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ERIC Number: EJ872301
Record Type: Journal
Publication Date: 2010-Jan
Pages: 13
Abstractor: As Provided
Reference Count: 0
ISSN: ISSN-0028-3932
Split Fovea Theory and the Role of the Two Cerebral Hemispheres in Reading: A Review of the Evidence
Ellis, Andrew W.; Brysbaert, Marc
Neuropsychologia, v48 n2 p353-365 Jan 2010
Split fovea theory proposes that when the eyes are fixated within a written word, visual information about the letters falling to the left of fixation is projected initially to the right cerebral hemisphere while visual information about the letters falling to the right of fixation is projected to the left cerebral hemisphere. The two parts of the word must be re-united before the word can be recognised. Bilateral projection theory proposes instead that visual information is projected simultaneously to both hemispheres provided that it falls within the fovea (defined as the central 2-3 degrees). On this more traditional account, no interhemispheric transfer would be required in order to read a word presented within the fovea. We review the evidence in support of split fovea theory and consider some of the objections that have been raised. We argue that a split fovea affects the reading of words at fixation, something that must be recognised and accounted for by cognitive, computational and neural models of reading. (Contains 5 figures.)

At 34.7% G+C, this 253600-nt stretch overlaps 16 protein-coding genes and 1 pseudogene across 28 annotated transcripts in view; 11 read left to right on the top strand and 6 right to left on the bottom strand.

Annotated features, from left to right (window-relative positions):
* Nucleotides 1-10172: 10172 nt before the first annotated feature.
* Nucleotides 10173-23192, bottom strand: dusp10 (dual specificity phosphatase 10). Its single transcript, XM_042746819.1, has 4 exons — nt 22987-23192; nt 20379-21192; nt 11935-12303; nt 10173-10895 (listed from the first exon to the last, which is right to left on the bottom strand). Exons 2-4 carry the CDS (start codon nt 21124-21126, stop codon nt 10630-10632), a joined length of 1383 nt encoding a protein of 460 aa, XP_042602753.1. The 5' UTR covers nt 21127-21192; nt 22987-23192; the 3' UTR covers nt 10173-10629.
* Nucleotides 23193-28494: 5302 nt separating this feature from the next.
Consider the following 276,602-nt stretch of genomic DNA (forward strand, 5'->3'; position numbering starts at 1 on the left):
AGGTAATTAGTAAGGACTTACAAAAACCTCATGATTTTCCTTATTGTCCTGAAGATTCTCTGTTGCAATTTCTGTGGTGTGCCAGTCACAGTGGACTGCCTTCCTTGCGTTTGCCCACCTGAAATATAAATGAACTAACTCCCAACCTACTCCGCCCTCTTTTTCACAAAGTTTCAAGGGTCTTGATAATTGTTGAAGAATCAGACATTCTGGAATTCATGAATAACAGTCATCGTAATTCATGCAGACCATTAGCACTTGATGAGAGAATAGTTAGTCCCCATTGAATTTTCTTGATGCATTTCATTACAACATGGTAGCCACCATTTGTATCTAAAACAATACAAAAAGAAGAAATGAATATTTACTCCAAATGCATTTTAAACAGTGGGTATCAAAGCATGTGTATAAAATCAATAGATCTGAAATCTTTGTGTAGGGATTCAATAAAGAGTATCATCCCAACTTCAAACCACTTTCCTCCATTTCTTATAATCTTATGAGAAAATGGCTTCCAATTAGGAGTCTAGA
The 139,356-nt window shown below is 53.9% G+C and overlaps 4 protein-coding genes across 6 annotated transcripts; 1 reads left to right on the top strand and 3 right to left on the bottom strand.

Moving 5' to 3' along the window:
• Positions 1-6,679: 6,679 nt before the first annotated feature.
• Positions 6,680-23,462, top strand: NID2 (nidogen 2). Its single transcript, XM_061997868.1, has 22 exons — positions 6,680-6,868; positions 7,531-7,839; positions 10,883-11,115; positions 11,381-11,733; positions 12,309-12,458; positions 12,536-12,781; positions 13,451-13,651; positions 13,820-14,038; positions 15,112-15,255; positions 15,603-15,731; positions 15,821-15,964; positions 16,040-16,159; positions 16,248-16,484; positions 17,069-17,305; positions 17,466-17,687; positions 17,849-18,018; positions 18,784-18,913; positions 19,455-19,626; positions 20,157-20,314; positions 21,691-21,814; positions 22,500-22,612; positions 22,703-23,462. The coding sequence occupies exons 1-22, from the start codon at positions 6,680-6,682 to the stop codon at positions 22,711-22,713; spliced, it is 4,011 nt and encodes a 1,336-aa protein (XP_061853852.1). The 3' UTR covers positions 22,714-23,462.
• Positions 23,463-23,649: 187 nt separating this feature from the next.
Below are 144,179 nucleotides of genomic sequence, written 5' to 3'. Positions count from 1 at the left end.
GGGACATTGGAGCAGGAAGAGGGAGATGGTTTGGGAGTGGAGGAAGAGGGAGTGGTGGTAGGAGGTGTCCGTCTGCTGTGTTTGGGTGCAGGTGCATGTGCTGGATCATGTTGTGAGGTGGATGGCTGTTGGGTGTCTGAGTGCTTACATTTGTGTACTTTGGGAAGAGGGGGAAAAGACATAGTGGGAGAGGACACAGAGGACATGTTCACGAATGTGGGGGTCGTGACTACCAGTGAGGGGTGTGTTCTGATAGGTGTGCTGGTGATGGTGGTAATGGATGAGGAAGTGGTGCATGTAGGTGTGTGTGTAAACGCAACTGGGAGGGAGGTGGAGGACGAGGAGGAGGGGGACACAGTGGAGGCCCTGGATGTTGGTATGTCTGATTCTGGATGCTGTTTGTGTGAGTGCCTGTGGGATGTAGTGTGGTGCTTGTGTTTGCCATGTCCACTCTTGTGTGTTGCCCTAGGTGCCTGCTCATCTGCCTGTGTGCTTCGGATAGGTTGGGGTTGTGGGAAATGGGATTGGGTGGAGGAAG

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Publication Type: Journal Articles; Reports - Research
Education Level: N/A
Audience: N/A
Language: English
Sponsor: N/A
Authoring Institution: N/A